Dame Stephanie “Steve” Shirley is one of the most remarkable living sheroes of our time, having created a multibillion dollar business that also established a new way to bring women into the workforce.
Although Shirley made her fame and fortune in England, she began her life in the industrial city of Dortmund, Germany in 1933 as Vera Buchthal, the daughter of a Jewish judge and a non-Jewish Viennese mother. Her father lost his position as the Nazi’s began their systematic persecution of Jews and other minorities, and by July 1939 Vera’s parents placed her and her older sister on the Kindertransport, an organized evacuation effort that took 10,000 mostly Jewish children out of Europe to Britain nine months before World War II broke out. The five year-old Vera said goodbye to her parents in Vienna and took the train to begin a new life in the UK. Continue reading Dame Stephanie Shirley
Julia Morgan was a groundbreaking female architect who worked on over 700 buildings during her epic career, paving the way for women in a male-dominated profession.
Julia was born to a wealthy family in San Francisco 1872. She was the second of 5 children and excelled at maths at an early age, encouraged by her mother. When she was still young she met her mother’s cousin, the architect Pierre Le Bron, who sparked in her the desire to become an architect too. Continue reading Julia Morgan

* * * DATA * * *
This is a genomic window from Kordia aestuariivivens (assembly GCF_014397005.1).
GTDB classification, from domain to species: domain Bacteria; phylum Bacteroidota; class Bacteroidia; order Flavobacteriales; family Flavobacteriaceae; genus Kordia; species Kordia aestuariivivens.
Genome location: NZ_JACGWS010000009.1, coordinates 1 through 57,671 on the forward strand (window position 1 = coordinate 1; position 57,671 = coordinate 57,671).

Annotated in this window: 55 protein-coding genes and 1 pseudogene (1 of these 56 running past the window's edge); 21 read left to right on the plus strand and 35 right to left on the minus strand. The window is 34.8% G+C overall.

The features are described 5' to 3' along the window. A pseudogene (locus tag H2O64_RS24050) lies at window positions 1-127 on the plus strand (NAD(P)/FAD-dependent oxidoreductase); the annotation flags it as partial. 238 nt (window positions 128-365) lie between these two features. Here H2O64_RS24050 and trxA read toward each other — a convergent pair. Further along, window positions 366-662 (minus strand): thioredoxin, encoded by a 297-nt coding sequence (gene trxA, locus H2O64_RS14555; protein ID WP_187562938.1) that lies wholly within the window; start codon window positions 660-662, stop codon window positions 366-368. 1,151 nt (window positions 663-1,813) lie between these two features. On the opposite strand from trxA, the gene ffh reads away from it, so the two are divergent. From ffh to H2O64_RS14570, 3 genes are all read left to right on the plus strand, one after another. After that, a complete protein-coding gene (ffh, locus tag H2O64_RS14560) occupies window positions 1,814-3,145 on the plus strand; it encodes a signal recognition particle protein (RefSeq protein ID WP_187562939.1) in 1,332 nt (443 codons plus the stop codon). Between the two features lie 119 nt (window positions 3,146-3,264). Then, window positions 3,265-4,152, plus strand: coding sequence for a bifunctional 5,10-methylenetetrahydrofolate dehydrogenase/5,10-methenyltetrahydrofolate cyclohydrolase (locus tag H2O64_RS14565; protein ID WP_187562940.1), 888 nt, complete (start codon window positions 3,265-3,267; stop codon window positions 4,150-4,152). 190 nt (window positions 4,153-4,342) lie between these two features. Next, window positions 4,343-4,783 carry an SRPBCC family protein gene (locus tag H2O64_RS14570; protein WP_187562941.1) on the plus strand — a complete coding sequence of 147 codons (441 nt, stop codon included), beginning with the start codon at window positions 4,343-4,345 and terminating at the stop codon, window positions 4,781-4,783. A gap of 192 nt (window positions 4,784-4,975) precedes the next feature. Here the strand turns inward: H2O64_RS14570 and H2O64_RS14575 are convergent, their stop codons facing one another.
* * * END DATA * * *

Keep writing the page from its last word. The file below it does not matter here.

Nearly fifty years ago, Neil Armstrong took his famous first small step on the surface of the moon. Though people all over the US celebrated the monumental historical moment, arguably none were more excited or relieved than Margaret Hamilton, who led the MIT team responsible for the software that made a moon landing possible. Hamilton’s innovation and accomplishments helped pave the way for women in computer science disciplines during a Mad Men like era where women were a huge minority in the field. Continue reading Margaret Hamilton – One Giant Leap for Womankind
This post is an edited version of a post which originally appeared on the wonderful Saints, Sisters and Sluts blog (which you should definitely check out!)
“Fraulein Noether was the most significant creative mathematical genius thus far produced since the higher education of women began.” ~ Albert Einstein
Emmy Noether made ground-breaking contributions to theoretical physics and abstract algebra. She developed several formulations to support Einstein’s General Theory of Relativity, in fact he wrote to David Hilbert, “You know that Frl. Noether is continually advising me in my projects and that it is really through her that I have become competent in the subject.”
Marie Maynard Daly overcame racial & gender barriers to become the first African American woman to earn a PhD in Chemistry before embarking on a career in medical science that changed the way we understand the human body.
Marie was born in 1921 in Queens, New York. She was the oldest child and only girl in her family. She got her love of science from her dad. When he was a young man he wanted to be a scientist and had earned a scholarship to study science at Cornell University. Despite the scholarship he couldn’t afford his room & board and so sadly he was forced to drop out. Marie later said, “My father wanted to become a scientist but there weren’t opportunities for him as a black man at that time.” Instead he became a postal worker and worked hard to provide for his family.